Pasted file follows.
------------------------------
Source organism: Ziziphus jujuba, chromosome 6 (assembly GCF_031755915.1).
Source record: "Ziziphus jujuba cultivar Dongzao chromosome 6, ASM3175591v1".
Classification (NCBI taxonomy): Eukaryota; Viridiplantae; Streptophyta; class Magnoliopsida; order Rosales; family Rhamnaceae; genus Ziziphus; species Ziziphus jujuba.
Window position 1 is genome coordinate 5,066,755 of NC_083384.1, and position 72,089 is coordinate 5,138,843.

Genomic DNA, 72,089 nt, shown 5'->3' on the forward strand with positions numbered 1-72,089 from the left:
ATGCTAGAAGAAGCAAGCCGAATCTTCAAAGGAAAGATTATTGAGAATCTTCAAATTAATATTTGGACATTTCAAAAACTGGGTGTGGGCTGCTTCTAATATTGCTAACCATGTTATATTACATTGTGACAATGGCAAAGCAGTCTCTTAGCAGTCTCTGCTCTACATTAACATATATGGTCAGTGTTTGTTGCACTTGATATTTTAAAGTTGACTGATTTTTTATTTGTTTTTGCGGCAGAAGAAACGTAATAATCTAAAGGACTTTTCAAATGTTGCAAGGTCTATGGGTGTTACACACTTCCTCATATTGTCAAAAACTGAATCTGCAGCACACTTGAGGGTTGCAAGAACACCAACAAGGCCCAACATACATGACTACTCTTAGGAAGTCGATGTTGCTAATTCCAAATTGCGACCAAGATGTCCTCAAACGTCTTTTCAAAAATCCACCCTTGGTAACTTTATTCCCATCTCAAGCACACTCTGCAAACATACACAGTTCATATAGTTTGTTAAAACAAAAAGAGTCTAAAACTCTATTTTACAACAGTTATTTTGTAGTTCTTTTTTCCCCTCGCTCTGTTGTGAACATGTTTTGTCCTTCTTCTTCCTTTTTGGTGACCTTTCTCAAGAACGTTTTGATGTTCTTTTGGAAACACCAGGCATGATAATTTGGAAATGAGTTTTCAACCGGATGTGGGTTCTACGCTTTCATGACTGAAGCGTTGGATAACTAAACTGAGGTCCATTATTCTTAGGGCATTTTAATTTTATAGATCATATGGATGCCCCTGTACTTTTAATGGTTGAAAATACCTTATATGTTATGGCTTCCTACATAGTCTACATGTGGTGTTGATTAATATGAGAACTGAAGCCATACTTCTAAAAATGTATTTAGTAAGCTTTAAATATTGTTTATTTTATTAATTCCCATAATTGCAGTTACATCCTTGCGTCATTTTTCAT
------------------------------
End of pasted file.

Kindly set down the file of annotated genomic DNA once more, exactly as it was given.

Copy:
Source organism: Ziziphus jujuba, chromosome 6 (assembly GCF_031755915.1).
Source record: "Ziziphus jujuba cultivar Dongzao chromosome 6, ASM3175591v1".
Classification (NCBI taxonomy): Eukaryota; Viridiplantae; Streptophyta; class Magnoliopsida; order Rosales; family Rhamnaceae; genus Ziziphus; species Ziziphus jujuba.
Window position 1 is genome coordinate 5,066,755 of NC_083384.1, and position 72,089 is coordinate 5,138,843.

Genomic DNA, 72,089 nt, shown 5'->3' on the forward strand with positions numbered 1-72,089 from the left:
ATGCTAGAAGAAGCAAGCCGAATCTTCAAAGGAAAGATTATTGAGAATCTTCAAATTAATATTTGGACATTTCAAAAACTGGGTGTGGGCTGCTTCTAATATTGCTAACCATGTTATATTACATTGTGACAATGGCAAAGCAGTCTCTTAGCAGTCTCTGCTCTACATTAACATATATGGTCAGTGTTTGTTGCACTTGATATTTTAAAGTTGACTGATTTTTTATTTGTTTTTGCGGCAGAAGAAACGTAATAATCTAAAGGACTTTTCAAATGTTGCAAGGTCTATGGGTGTTACACACTTCCTCATATTGTCAAAAACTGAATCTGCAGCACACTTGAGGGTTGCAAGAACACCAACAAGGCCCAACATACATGACTACTCTTAGGAAGTCGATGTTGCTAATTCCAAATTGCGACCAAGATGTCCTCAAACGTCTTTTCAAAAATCCACCCTTGGTAACTTTATTCCCATCTCAAGCACACTCTGCAAACATACACAGTTCATATAGTTTGTTAAAACAAAAAGAGTCTAAAACTCTATTTTACAACAGTTATTTTGTAGTTCTTTTTTCCCCTCGCTCTGTTGTGAACATGTTTTGTCCTTCTTCTTCCTTTTTGGTGACCTTTCTCAAGAACGTTTTGATGTTCTTTTGGAAACACCAGGCATGATAATTTGGAAATGAGTTTTCAACCGGATGTGGGTTCTACGCTTTCATGACTGAAGCGTTGGATAACTAAACTGAGGTCCATTATTCTTAGGGCATTTTAATTTTATAGATCATATGGATGCCCCTGTACTTTTAATGGTTGAAAATACCTTATATGTTATGGCTTCCTACATAGTCTACATGTGGTGTTGATTAATATGAGAACTGAAGCCATACTTCTAAAAATGTATTTAGTAAGCTTTAAATATTGTTTATTTTATTAATTCCCATAATTGCAGTTACATCCTTGCGTCATTTTTCAT